Prospekt Fauna, Intresting facts

Photo 1. The caterpillar of the spurge hawk moth is preparing for pupation. Pupation lasts through the winter and the first generation of moths emerges in the spring. (Photo by M. Randić)


The spurge hawk moth (Celerio /Hyles/ euphorbiae) is attracted to fleshy types of spurges such as the wulfen spurge and myrtle spurge. The female moth lays its eggs on the spurge’s leaves and stems, which contain a venomous, white, milky sap. The caterpillars, covered in bright and contrasting black-red-white-yellow colours, feed on spurge leaves.  The conspicuous colouring of this unusual caterpillar, together with the red and black “tail” at the end of the back part of its body, attracts the attention of potential predators and warns them that the caterpillar is armed with venomous substances, derived from the food it eats.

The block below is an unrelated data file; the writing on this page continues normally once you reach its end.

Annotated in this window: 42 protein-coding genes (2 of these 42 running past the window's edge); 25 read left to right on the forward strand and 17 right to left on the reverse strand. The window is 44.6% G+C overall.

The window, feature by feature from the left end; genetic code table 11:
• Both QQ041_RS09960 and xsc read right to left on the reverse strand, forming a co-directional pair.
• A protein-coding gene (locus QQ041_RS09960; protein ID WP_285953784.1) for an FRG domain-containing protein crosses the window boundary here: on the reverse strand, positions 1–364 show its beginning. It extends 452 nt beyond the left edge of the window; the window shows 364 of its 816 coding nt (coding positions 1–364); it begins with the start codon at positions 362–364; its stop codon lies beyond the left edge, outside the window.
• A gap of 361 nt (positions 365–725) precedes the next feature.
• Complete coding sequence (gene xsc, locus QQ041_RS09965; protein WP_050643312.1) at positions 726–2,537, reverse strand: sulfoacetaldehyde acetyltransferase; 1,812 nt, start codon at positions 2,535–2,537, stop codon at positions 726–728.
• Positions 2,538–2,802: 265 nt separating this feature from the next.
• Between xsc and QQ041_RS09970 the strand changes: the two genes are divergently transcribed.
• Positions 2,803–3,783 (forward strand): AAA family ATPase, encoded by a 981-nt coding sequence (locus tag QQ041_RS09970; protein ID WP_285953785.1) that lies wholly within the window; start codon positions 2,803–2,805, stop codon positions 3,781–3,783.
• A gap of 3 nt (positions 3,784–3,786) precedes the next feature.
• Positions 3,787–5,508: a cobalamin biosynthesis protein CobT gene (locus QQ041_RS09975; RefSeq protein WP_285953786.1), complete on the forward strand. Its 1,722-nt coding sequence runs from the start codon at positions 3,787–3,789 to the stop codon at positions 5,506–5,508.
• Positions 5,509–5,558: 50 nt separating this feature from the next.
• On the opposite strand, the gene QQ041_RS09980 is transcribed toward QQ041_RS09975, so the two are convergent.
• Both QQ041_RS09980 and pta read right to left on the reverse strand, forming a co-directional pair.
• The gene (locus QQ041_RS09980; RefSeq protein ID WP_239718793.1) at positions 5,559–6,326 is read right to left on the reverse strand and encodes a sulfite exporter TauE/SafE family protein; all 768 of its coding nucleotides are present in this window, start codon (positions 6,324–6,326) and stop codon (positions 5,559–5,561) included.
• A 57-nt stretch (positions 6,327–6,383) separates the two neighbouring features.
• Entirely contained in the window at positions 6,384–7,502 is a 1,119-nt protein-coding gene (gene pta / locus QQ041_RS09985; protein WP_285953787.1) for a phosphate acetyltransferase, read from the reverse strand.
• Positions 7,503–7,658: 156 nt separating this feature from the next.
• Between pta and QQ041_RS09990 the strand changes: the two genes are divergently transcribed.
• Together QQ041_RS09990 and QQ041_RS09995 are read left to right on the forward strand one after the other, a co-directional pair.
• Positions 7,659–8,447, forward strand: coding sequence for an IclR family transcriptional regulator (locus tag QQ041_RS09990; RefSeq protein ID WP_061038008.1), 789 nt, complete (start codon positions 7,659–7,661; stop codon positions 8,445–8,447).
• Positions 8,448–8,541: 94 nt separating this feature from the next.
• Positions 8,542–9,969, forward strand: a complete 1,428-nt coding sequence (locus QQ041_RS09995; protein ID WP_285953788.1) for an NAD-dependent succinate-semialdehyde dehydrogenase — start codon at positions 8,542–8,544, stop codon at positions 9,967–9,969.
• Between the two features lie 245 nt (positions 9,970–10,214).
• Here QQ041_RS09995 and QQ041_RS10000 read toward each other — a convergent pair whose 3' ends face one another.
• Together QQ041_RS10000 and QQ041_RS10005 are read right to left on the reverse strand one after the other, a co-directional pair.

M. R.

Photo 2. Myrtle spurge (Euphorbia myrsinites) in a rocky pasture on Cres Island. We can often find the caterpillars of the spurge hawk moth on this fleshy and decorative type of spurge. (Photo by M. Randić)